The golden globes of the planetary commons
The situation is already excellent and will get better.
Of course there are minor problems, but they can all be easily solved.
The future is bright. We’ll run out of oil just about at the moment, when we ought to reduce CO2 emission any way– within the next ten years. We’ll have to give up our cars, just as we’re getting tired of suburbia sprawl misery and want to return to that thrilling pedestrian urban life. The global economy will collapse just in time to return to a simpler life style that will be accessible to all the 6 billion inhabitants of the planet. The internet will be ready for non-monetary exchange at a moment when the money circuits will have imploded. The clash of civilisations will just about be over when we have established a truly global civilisation. The evil twins of neoliberalism and neoconservativism will have neutralised each other in a deadly embrace. The nations will decay in about the same rate as we organize in handier territories (the size of Belgium, or Pennsylvania), that can be democratically managed. Everything will fall in place – there’s no need for revolutions, pushy militancy, demos, meetings. We can lie back and watch it happen. The only thing we must do is not to hinder this development and to let it happen freely.
Of course everything will be different – but some fresh excitement is over due. We’re adaptable, we love to cope. We never needed all the stuff that surrounds us now – we just bought it out of boredom. We can do without, we are a proud race of do-it-yourselfers, of instant-organizers and no-nonsense managers. Of course we will still be those lazy, sly, unreliable bums we’ve always been – but there won’t be much work to do anymore. The era of doing will be over. All the rats will have won, the race is over. Champagne for everybody!
In the mean time, there are still some tight-assed maniacs who want to run the planet according to some debilitating scheme devised 250 years ago by a puritan Scot (named Adam Smith). The big betrayal of “economic” exchange was forced upon the unbelieving planet by the west with only too visible (plus armed) hands. Between the Rome of the 1st century, China of the 11th, India in the 17th and Europe in the 18th there were practically no differences of income. In 1750 (when Adam set out) the European pro-capita income was barely 30% higher than the ones in India, China or Africa. In 1870 it was eleven times higher, in 1995 fifty times. The world would probably have been able to defend itself against this disruptive intrusion – but the betrayal of basic human decency was so massive that nobody could grasp it. How could the maximation of profit per se be a motive of human activity? The idea goes against reason itself. And in fact, the replacement of the setting of goals by rational humans in open discussion by an “invisible hand” means the willful abdication of reason itself, the absolute and obtuse evil. It seems like a collective human sacrifice to an unknown and unknowable god. (Saint Calculus – the god of accounting?) Nobody could believe that anybody could seriously undertake such an operation. The surprise was complete, as well as the victory, the result desastrous.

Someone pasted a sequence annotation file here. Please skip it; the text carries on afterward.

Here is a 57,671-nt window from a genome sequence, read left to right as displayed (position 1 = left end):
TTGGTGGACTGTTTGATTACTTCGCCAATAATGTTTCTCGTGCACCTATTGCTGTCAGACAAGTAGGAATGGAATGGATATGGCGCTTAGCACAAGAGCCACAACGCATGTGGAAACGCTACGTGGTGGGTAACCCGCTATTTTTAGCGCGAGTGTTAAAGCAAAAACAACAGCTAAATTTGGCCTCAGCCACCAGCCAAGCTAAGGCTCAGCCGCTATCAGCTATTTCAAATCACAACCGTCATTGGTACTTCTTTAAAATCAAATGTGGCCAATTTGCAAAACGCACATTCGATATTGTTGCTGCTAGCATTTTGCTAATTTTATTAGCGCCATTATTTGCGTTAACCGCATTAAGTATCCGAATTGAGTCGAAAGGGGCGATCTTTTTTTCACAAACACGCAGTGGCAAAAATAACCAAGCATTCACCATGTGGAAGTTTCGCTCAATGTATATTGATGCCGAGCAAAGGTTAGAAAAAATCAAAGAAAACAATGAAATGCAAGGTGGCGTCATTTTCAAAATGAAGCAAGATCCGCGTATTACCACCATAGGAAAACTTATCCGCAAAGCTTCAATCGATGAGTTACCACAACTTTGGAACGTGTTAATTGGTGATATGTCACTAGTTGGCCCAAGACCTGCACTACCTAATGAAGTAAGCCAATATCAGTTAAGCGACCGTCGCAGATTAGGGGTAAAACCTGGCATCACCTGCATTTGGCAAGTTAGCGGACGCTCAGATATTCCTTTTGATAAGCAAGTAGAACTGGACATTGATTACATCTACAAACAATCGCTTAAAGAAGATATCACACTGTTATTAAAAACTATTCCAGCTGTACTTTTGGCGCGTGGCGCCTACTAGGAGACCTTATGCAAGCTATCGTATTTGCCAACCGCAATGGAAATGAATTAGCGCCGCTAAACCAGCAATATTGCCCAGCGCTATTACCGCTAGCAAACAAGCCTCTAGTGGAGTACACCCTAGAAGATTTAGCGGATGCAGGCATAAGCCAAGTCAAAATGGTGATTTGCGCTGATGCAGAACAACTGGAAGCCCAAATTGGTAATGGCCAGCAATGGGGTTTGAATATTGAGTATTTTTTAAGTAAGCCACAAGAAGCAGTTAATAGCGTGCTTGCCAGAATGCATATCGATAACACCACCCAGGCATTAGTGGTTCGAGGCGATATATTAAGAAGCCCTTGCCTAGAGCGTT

Credo quia absurdum. The unbelievable absurdity is what made capitalism’s victory possible. (The arrival of the ridiculous white men, the clowns, in Africa and how they triumphed, is aptly described in Achebe’s Things fall apart.) Capitalism’s triumph is not the triumph of western civilisation, though. There could have been something like western civilisation, if the capitalist diversion hadn’t happened. If the transition in the 15th century had been one towards a renewed commons and not towards the reaction of the combined nobilities/clergies/bourgeoisies of Europe.